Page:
Mild winter may save transportation agencies money

Little snow in the Tri-State so far means big savings for state and local agencies that are grateful for weather that's helping their budgets.

Dealing with snow has cost the Ohio Department of Transportation about $2.8 million this year.

ODOT has spread just 13,000 tons of salt, down from 146,000 last year.

So far the Tri-State has officially had only 0.4 inches of snow this winter season.

Statewide, ODOT spends an average of $63 million a year on snow and ice operations. That's in addition to what's spent in Northern Kentucky and other areas.

Hamilton County buys about 20,000 tons of snow well before winter and have only used a fraction of it so far.

Outgoing Hamilton County Engineer William Bradshaw says despite the lack of snow, his department still has to spend money because of mother nature.

"We have a record year of rainfall, so we have all these landslides to pay for, so we already have some indebtedness that we've paid for and we've had to delay some other projects," he said. "But it helps the budget when you don't have snow."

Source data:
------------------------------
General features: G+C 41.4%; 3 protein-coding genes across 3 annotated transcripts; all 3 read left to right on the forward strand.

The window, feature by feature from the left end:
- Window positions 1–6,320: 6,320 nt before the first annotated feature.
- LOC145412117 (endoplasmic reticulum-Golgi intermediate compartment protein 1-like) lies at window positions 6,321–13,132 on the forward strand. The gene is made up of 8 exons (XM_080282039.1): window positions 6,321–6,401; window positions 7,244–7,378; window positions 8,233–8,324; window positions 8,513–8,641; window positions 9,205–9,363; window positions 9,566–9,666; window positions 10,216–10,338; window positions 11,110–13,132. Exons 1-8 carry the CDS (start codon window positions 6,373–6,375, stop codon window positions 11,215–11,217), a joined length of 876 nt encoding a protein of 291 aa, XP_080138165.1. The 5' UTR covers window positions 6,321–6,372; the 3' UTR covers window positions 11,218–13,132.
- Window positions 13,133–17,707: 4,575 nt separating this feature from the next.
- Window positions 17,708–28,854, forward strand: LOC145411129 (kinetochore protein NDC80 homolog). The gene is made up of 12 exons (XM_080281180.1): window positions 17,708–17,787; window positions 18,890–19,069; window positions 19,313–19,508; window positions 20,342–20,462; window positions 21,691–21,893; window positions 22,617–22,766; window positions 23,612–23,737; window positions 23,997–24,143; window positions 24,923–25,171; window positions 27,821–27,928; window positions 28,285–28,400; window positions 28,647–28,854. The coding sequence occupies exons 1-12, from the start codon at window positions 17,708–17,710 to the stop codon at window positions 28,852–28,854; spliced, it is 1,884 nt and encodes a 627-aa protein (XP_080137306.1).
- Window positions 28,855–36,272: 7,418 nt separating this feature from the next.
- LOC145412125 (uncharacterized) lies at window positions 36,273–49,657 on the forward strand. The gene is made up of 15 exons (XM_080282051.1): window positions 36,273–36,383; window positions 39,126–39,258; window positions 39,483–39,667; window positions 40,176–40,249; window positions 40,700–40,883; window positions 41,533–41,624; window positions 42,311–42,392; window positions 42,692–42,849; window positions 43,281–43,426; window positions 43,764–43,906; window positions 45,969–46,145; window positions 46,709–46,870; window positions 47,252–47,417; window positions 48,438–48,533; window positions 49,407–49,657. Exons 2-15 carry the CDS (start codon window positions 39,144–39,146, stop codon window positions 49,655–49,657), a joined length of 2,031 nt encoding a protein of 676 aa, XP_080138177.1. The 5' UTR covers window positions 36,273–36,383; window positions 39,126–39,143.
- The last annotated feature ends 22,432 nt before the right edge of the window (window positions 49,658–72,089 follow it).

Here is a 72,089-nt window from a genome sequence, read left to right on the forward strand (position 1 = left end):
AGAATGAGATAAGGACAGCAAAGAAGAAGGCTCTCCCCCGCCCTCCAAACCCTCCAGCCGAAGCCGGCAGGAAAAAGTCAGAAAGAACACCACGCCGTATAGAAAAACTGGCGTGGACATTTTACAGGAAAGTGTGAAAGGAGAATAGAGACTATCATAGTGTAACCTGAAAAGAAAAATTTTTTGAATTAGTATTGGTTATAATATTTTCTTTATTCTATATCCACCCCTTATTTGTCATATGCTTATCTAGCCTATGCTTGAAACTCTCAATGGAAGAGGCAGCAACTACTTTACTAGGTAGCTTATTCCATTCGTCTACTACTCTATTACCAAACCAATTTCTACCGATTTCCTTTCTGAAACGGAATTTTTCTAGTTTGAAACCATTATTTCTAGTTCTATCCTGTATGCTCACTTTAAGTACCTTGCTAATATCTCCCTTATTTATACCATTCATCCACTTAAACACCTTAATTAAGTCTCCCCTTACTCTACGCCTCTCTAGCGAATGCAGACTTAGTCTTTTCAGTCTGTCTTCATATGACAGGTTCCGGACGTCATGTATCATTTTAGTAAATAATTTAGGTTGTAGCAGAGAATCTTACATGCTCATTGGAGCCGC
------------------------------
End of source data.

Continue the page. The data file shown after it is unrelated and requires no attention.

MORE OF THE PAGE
"We always get our crews ready in October, we check the equipment, we go over procedures and safety precautions with our drivers and our crews so they can be prepared to have a safe winter when they're treating our roadways," said Nancy Wood with the Kentucky Transportation Cabinet.

Wood says her agency tries to stay within their snow removal budget.

"Each year, statewide, they set aside approximately $30 million for snow and ice in the maintenance fund," she said. "If it's a heavier winter in western Kentucky then the money will go that way, if it's needed up here in Northern Kentucky then more of the funding comes up this way. If we go over then we have to cut from different things such as pot holing and paving operations."

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